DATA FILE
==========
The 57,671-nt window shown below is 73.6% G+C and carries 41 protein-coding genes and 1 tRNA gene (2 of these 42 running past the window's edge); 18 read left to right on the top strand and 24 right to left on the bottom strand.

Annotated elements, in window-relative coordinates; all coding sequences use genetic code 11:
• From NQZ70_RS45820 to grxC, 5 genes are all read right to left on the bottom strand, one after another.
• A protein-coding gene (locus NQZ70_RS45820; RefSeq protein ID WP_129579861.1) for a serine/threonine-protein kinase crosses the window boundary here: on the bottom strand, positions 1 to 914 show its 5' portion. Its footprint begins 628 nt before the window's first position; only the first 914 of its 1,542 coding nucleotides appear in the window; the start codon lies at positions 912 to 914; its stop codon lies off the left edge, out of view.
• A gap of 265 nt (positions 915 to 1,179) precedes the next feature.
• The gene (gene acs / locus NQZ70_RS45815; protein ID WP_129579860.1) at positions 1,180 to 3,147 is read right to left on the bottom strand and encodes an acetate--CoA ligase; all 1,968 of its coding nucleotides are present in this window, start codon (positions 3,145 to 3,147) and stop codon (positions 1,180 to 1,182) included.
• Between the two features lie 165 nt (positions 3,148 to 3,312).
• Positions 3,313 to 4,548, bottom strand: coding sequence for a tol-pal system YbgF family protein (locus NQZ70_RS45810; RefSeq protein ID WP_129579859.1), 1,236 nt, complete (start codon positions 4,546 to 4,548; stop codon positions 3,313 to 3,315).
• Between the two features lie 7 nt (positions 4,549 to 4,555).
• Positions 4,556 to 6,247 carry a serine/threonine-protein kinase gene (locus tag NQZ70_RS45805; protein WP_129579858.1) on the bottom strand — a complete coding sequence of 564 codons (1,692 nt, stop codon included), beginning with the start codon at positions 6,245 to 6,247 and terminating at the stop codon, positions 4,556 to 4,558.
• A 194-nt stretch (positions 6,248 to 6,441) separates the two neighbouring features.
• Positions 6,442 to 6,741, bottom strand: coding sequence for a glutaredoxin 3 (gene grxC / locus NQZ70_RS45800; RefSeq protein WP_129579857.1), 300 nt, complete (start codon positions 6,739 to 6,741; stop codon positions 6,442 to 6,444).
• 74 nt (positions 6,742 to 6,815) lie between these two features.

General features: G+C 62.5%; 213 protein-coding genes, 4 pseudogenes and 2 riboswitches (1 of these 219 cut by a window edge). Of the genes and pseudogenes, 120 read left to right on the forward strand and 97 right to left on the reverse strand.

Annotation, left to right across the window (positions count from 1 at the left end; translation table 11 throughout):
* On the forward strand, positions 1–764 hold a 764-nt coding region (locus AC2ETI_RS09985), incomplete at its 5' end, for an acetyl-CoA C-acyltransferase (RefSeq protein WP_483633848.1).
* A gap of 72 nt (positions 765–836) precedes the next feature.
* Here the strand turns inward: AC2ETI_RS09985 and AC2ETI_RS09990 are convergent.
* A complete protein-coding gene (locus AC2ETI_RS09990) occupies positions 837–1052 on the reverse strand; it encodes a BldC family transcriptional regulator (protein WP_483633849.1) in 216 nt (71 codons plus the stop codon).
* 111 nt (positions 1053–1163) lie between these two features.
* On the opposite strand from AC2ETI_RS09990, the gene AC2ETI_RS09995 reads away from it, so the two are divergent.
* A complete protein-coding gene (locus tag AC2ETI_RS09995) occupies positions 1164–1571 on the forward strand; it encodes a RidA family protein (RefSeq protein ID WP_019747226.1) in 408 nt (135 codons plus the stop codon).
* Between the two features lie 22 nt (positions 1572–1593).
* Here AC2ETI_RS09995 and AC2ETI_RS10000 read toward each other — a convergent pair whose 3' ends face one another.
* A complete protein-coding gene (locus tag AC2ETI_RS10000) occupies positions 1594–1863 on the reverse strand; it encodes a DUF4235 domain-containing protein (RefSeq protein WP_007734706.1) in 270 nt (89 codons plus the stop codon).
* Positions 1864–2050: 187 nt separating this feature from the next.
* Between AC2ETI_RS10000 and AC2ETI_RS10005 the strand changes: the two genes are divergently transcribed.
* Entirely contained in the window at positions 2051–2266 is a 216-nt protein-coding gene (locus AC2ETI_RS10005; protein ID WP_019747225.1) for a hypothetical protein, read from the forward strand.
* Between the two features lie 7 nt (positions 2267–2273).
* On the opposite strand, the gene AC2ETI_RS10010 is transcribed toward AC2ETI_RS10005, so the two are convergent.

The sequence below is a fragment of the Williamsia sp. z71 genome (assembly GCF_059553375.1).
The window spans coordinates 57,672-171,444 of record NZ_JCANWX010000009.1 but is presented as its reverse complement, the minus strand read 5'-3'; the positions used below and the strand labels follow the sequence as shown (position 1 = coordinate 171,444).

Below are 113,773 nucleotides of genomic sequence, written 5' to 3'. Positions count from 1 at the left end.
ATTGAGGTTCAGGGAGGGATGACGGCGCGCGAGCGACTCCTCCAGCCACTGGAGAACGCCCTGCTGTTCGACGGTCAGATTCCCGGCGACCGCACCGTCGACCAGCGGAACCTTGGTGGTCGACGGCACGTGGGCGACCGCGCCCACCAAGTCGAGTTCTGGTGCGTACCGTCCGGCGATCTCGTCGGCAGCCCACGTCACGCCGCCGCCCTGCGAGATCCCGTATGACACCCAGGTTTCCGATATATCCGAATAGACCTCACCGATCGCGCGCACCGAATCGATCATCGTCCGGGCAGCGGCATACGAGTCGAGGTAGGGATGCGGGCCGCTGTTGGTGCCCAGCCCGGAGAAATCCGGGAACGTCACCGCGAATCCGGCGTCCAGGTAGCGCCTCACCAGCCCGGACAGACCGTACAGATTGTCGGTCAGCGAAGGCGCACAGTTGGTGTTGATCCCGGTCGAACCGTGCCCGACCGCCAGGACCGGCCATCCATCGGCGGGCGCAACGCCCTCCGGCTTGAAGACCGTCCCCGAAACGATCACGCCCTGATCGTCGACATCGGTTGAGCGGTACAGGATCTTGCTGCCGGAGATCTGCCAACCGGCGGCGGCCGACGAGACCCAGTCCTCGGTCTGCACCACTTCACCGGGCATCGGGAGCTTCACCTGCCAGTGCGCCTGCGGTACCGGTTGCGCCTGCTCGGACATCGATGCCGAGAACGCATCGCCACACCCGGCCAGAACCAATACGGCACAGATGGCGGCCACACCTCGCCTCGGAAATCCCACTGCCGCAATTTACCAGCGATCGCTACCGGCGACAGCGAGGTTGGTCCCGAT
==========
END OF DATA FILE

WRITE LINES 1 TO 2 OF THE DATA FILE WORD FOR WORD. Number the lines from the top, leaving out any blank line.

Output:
The 57,671-nt window shown below is 73.6% G+C and carries 41 protein-coding genes and 1 tRNA gene (2 of these 42 running past the window's edge); 18 read left to right on the top strand and 24 right to left on the bottom strand.

Annotated elements, in window-relative coordinates; all coding sequences use genetic code 11: